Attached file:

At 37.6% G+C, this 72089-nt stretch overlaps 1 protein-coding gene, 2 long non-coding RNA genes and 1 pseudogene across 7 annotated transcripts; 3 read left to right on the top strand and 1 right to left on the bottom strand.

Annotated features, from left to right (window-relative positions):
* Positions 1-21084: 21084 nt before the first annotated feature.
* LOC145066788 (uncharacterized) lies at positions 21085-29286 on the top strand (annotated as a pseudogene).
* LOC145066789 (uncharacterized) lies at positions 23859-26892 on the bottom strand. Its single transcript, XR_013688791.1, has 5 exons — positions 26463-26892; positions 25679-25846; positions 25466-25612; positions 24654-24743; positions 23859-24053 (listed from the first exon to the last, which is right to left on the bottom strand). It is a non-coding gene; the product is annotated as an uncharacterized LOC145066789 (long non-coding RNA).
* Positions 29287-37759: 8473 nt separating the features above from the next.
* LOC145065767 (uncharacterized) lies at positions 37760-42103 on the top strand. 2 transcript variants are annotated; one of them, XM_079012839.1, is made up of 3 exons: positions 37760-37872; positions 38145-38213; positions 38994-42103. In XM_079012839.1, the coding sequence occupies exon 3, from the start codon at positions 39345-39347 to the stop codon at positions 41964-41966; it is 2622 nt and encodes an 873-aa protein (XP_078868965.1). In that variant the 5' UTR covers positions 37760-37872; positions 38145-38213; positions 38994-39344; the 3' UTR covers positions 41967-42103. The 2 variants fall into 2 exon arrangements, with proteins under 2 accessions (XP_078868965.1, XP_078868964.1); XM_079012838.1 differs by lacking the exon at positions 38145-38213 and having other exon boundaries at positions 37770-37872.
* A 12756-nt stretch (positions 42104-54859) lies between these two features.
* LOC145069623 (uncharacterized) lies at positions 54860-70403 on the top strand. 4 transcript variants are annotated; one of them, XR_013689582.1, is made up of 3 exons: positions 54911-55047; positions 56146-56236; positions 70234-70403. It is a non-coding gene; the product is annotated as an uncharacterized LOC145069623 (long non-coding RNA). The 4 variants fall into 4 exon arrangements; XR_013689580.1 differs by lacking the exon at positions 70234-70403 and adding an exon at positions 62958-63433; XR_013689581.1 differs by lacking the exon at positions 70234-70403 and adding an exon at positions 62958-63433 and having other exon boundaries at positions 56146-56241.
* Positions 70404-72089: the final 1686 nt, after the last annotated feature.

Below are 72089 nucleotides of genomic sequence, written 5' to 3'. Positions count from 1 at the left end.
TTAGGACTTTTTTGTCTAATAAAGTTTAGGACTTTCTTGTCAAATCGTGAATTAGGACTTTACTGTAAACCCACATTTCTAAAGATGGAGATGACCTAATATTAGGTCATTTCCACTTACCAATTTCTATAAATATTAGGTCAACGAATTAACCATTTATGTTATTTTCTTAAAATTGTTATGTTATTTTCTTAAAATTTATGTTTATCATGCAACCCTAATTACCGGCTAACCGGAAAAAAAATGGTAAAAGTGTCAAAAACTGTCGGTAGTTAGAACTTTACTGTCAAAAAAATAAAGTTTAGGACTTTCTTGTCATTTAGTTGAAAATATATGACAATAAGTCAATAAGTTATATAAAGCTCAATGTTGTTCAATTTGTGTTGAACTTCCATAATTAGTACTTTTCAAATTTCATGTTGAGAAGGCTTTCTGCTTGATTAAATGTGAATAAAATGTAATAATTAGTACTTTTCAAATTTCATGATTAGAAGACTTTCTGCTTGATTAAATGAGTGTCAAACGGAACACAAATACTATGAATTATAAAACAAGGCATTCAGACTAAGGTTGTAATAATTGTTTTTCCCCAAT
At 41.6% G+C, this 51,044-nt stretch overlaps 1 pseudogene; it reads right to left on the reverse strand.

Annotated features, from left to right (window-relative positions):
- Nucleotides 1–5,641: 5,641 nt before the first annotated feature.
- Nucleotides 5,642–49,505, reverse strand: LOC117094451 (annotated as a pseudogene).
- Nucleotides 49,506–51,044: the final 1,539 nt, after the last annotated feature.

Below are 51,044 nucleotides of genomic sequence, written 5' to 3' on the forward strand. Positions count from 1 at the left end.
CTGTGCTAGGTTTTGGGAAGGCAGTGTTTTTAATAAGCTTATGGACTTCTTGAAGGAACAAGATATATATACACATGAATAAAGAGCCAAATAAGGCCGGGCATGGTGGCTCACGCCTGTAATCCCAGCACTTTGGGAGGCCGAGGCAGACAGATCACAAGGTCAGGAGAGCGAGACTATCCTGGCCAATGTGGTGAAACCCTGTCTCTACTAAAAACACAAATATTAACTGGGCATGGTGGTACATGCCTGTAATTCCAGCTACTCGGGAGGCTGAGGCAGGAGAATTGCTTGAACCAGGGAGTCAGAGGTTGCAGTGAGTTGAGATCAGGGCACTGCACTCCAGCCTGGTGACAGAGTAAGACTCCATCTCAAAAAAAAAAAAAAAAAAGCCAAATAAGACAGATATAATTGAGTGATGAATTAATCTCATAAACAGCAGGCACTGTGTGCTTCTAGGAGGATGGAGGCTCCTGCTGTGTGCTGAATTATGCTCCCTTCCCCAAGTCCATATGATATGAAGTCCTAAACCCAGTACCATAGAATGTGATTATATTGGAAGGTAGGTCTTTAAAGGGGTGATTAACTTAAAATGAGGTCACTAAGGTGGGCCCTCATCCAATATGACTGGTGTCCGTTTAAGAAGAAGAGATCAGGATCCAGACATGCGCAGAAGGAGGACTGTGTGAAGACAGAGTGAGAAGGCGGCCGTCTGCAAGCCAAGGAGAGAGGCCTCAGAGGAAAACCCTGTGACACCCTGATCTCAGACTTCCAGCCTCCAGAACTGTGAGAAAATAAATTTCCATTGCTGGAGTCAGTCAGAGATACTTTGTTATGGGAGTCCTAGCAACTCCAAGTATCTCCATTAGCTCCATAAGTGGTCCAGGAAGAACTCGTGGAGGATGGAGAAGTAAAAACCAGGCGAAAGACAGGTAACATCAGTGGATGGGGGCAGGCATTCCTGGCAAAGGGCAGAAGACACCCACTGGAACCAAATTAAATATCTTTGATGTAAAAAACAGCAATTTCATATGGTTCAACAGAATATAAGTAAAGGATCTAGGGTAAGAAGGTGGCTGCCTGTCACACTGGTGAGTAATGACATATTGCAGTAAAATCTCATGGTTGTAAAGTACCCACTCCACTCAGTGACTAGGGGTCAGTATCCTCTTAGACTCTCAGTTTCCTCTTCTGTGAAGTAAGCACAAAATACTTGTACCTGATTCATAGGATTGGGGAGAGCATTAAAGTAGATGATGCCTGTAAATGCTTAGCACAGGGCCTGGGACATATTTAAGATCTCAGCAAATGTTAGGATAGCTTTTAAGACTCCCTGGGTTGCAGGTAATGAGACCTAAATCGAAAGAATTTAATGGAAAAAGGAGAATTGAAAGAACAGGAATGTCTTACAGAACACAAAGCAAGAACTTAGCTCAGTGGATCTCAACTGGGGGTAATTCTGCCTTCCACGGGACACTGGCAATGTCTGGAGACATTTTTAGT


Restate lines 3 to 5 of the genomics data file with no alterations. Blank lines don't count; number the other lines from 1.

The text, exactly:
* Positions 1-21084: 21084 nt before the first annotated feature.
* LOC145066788 (uncharacterized) lies at positions 21085-29286 on the top strand (annotated as a pseudogene).
* LOC145066789 (uncharacterized) lies at positions 23859-26892 on the bottom strand. Its single transcript, XR_013688791.1, has 5 exons — positions 26463-26892; positions 25679-25846; positions 25466-25612; positions 24654-24743; positions 23859-24053 (listed from the first exon to the last, which is right to left on the bottom strand). It is a non-coding gene; the product is annotated as an uncharacterized LOC145066789 (long non-coding RNA).